“Aspie” Kids and Nature: A Simple Walk in the Woods (Guest Post From Cynthia Bard Mayes)
I am so thankful that the heat wave that has been plaguing us has subsided. This past spring, my son and I developed the habit of taking a stroll every night before bedtime. Inspired after reading Richard Louv’s Last Child in the Woods,I started to wonder if more time outside would positively impact my son.
My son has Asperger’s. Like many “Aspies”, he loves all things electronic and would be perfectly content to spend his evenings playing video games. However, what if we shook things up, turned off all the electronics and started taking mini-hikes after supper? Would it make a difference? I mean, we go to the park and he loves to swim but what if we made it a point to get a little dirtier and spend more time in the grass and amongst the trees?
So, we started getting outside. We started walking. Then, we started taking the last pieces of fruit that were getting a little too soft to eat and throwing them into the woods surrounding us, my son happy to feed the deer, the birds and the faeries. Then, we started chasing butterflies and picking up caterpillars (and sometimes even naming them, such as Bob… and then Nick).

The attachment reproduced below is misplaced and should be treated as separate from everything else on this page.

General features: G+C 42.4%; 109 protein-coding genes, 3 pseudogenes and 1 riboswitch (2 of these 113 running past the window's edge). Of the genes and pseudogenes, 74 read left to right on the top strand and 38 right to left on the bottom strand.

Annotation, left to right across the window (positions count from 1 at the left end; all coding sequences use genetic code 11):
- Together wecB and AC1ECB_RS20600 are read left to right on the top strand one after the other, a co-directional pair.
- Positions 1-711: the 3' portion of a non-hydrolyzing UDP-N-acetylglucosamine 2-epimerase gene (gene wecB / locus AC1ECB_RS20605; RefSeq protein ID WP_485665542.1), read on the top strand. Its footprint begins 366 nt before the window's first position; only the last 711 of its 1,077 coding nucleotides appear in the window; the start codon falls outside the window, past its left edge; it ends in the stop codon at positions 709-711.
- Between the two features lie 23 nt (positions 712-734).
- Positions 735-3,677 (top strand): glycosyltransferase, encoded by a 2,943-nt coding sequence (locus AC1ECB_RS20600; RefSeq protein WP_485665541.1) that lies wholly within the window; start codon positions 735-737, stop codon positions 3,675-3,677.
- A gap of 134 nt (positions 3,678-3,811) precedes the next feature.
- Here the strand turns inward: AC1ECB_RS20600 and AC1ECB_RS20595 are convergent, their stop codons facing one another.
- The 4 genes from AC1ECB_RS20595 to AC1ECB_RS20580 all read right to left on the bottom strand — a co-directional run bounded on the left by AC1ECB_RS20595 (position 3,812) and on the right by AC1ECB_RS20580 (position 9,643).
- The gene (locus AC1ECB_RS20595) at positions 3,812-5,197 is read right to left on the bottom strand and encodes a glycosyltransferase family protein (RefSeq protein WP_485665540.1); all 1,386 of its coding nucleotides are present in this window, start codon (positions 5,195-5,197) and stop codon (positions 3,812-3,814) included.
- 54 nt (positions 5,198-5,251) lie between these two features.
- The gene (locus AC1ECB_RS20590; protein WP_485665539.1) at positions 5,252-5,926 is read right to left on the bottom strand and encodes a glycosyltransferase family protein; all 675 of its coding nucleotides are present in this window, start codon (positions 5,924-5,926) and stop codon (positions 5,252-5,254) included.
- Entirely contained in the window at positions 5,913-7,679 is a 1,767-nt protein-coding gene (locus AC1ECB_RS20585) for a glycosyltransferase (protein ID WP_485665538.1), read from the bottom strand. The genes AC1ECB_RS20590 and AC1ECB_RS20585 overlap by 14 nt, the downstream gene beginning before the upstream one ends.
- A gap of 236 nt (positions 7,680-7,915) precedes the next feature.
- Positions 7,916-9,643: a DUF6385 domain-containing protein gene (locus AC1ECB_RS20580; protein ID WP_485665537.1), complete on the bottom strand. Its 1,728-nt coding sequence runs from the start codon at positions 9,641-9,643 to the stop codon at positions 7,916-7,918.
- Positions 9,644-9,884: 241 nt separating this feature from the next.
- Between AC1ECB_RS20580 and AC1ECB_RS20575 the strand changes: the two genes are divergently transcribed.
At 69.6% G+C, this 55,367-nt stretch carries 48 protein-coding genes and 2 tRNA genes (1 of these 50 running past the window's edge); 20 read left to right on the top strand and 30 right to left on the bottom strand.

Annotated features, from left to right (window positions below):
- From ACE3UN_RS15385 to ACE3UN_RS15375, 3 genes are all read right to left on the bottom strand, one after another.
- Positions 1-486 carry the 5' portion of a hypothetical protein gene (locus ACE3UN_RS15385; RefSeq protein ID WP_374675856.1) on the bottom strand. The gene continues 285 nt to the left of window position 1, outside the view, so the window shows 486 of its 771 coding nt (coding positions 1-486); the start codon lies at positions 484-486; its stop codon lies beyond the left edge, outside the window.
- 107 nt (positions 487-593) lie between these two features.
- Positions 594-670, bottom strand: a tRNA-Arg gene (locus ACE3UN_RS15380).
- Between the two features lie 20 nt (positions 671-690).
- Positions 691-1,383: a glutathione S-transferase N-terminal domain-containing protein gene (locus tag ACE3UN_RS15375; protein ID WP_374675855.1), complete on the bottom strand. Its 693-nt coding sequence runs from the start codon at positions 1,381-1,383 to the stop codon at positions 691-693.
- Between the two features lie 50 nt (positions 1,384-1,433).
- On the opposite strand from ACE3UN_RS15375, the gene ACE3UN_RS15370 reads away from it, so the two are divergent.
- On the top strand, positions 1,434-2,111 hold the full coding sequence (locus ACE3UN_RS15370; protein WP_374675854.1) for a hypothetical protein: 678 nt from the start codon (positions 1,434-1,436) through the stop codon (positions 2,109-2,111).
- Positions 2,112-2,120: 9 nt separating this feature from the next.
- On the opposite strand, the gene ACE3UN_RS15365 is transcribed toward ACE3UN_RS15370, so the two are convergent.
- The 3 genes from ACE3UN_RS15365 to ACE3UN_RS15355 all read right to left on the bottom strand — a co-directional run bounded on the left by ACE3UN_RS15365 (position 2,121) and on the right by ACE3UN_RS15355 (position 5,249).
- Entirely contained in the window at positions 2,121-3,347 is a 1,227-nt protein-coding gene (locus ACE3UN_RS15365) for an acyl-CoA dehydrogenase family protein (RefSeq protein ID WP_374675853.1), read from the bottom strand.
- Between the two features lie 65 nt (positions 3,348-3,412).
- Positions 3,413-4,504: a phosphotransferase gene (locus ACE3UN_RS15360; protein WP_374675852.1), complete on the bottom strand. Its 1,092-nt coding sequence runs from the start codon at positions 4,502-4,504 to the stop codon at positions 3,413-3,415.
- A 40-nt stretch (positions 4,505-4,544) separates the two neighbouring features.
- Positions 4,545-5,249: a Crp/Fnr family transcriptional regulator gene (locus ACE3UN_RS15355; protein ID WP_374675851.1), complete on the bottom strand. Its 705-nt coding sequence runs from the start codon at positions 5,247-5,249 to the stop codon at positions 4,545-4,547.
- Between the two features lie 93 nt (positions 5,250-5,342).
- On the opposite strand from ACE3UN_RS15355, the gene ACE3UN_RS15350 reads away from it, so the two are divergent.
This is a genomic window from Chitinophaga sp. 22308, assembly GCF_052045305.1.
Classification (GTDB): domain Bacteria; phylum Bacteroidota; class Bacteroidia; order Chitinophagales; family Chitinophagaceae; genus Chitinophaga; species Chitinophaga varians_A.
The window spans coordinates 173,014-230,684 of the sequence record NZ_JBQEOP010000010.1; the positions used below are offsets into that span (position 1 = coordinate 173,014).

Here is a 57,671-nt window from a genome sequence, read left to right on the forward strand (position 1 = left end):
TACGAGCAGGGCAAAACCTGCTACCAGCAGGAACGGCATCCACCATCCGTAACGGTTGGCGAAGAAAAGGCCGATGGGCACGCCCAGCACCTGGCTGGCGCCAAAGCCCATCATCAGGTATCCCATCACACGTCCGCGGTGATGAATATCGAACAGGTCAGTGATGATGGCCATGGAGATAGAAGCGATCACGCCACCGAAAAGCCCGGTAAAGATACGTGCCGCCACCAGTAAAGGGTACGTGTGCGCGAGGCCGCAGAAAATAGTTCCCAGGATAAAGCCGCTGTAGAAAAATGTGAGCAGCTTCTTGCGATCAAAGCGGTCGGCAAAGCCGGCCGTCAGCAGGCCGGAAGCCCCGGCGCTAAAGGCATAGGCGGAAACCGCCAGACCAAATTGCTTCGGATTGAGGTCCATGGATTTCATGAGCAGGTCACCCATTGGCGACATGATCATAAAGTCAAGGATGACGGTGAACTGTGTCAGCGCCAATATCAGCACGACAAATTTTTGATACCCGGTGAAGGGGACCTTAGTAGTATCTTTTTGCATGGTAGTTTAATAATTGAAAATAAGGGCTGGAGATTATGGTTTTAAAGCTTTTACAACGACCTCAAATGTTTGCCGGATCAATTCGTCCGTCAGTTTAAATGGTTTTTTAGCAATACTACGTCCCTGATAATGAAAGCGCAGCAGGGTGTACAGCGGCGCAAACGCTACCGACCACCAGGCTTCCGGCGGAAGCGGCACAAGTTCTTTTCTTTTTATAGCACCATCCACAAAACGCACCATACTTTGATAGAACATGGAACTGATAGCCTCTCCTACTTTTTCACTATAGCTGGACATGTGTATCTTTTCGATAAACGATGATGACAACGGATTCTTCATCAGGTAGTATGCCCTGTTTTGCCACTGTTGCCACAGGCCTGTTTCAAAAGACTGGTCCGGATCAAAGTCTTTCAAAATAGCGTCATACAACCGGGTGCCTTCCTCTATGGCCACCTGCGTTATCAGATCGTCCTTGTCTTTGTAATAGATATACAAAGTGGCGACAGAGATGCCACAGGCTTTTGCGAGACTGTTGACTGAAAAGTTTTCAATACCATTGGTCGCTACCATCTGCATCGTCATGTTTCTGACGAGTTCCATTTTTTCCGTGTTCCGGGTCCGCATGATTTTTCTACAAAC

We were having fun. We were talking. We were laughing.
I believe that the time outdoors has helped my son with his sense of balance. I believe that holding caterpillars and catching butterflies have given my son an opportunity to practice being a little more aware of different levels of touch. I also believe that these “wild nights” help him relax before bed and they improve his quality of sleep.
But more than that, I believe it offers us both the opportunity, every night, to realize that not only is there is a great big world out there but that we both have a place in it.
My name is Cynthia Bard Mayes. I have a blog, ham and apple smoothies, (hamandapplesmoothies.wordpress.com) that I write about the life I share with my son, who has Aspergers Syndrome. On the blog I write mostly about Aspergers and socialization, nature and overall well-being. (Well, and sometimes The Big Bang Theory.) My goal is to write about our lives in a way that is accessible, relatable and most of all, to show that neither of us is “suffering” from autism but instead are very much enjoying the journey. I am also working towards a M.Ed. in Community Health Education. I can be contacted at firstname.lastname@example.org
Autism Resources: Two books about Asperger’s I really like are Quirky, Yes-Hopeless, No by Cynthia La Brie Norall, PhD and Bright Not Broken by Diane Kennedy and Rebecca S. Banks with Temple Grandin. Another book I found helpful was Last Child in the Woods by Richard Louv. It doesn’t address autism specifically but I found that there have been positive changes in my son after I started making a conscious effort to get outdoors with him more. The website for the Children Nature Network is http://www.childrenandnature.